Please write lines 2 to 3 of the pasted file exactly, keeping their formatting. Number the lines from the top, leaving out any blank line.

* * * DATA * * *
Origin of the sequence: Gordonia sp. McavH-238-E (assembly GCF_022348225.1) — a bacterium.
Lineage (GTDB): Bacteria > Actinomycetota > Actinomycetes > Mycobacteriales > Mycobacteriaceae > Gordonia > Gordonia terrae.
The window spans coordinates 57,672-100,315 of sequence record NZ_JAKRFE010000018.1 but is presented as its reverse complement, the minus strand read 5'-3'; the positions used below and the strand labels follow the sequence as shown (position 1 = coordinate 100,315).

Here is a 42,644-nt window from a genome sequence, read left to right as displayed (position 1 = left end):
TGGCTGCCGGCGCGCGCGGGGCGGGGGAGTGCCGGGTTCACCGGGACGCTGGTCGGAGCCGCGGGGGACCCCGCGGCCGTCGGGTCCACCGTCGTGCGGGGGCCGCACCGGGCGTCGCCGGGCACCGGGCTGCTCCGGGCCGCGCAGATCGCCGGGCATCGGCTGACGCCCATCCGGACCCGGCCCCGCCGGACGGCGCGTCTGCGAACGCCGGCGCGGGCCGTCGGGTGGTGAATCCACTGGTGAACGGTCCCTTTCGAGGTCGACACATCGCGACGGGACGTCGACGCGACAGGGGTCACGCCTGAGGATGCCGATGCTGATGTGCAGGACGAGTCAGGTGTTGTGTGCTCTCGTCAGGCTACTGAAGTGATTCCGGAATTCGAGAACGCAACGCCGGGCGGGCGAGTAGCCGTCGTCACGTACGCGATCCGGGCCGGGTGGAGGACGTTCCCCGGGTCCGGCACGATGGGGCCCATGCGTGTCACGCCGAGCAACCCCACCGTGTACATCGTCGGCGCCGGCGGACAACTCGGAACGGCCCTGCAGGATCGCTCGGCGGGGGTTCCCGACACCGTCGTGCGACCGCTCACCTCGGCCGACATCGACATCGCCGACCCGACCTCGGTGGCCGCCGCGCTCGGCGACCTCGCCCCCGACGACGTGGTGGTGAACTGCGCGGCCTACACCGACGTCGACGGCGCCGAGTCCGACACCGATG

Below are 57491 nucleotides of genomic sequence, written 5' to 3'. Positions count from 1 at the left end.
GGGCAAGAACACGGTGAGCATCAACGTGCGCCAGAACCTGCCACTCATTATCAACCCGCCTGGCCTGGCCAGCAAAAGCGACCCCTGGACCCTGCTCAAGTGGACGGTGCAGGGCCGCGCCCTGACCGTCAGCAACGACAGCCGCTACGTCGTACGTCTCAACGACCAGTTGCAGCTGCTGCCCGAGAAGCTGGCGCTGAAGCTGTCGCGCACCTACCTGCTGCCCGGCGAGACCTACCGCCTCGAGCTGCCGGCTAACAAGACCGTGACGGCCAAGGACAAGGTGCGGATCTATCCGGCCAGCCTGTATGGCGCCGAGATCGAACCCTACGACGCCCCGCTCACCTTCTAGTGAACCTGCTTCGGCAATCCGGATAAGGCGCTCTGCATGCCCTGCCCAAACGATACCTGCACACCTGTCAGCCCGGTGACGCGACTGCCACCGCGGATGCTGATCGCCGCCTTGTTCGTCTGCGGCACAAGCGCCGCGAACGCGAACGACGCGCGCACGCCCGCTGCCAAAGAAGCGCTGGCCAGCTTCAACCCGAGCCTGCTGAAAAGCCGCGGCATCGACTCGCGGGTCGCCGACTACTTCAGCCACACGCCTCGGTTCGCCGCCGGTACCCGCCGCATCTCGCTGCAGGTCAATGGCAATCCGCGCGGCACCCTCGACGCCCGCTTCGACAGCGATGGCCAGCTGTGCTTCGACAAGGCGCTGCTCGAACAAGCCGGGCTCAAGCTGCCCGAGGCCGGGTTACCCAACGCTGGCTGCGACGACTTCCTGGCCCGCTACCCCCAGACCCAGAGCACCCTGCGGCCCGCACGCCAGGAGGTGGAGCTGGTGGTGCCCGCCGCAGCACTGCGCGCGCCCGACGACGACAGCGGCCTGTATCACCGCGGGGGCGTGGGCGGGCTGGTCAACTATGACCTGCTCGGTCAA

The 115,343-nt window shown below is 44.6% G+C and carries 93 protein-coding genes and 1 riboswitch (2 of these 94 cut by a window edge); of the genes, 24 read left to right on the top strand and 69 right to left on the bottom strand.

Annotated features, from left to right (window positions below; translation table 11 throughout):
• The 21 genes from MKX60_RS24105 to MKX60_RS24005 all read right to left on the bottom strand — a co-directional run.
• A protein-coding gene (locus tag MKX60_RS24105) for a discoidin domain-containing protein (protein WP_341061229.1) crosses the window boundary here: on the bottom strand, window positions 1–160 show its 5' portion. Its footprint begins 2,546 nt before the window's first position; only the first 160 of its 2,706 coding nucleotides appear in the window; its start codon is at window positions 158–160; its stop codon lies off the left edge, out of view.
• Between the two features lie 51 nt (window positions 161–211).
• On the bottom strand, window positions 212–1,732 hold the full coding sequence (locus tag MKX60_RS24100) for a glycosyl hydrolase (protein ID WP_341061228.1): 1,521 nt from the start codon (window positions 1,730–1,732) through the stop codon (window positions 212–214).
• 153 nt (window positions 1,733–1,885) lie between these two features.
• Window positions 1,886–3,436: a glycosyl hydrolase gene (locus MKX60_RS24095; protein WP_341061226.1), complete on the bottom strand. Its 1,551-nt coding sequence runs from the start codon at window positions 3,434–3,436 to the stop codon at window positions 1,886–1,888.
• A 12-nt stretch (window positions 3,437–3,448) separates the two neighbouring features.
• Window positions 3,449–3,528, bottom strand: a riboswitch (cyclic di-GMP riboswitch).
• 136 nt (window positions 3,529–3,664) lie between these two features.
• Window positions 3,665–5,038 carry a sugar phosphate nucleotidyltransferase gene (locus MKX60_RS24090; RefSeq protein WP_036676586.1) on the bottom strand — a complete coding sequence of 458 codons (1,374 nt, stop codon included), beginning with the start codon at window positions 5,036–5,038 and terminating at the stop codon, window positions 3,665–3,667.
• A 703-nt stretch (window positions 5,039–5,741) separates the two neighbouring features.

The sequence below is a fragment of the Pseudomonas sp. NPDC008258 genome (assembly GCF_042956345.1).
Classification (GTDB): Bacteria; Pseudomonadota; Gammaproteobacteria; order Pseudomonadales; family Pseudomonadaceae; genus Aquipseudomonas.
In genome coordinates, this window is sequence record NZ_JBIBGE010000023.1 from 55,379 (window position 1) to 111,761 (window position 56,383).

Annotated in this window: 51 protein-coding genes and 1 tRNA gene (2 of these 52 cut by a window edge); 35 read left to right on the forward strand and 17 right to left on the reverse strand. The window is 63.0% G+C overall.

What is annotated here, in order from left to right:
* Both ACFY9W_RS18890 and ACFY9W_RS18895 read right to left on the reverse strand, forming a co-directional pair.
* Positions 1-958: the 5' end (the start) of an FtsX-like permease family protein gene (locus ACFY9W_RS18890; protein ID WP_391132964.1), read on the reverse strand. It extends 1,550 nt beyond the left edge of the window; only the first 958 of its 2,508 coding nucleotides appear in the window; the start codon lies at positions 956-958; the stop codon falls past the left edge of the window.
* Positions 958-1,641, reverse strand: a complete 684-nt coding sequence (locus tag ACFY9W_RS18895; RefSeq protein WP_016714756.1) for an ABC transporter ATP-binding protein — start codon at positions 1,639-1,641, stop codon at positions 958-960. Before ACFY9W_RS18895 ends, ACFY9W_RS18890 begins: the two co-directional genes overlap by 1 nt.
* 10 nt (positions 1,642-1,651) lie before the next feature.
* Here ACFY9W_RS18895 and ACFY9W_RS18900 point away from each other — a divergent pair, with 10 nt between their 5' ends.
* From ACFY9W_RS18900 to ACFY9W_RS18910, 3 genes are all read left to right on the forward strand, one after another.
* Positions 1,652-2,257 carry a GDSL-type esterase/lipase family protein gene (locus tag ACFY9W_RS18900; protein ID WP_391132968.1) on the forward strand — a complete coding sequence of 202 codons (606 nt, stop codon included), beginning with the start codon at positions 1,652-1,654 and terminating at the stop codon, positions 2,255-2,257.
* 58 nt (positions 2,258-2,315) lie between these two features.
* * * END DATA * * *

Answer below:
Lineage (GTDB): Bacteria > Actinomycetota > Actinomycetes > Mycobacteriales > Mycobacteriaceae > Gordonia > Gordonia terrae.
The window spans coordinates 57,672-100,315 of sequence record NZ_JAKRFE010000018.1 but is presented as its reverse complement, the minus strand read 5'-3'; the positions used below and the strand labels follow the sequence as shown (position 1 = coordinate 100,315).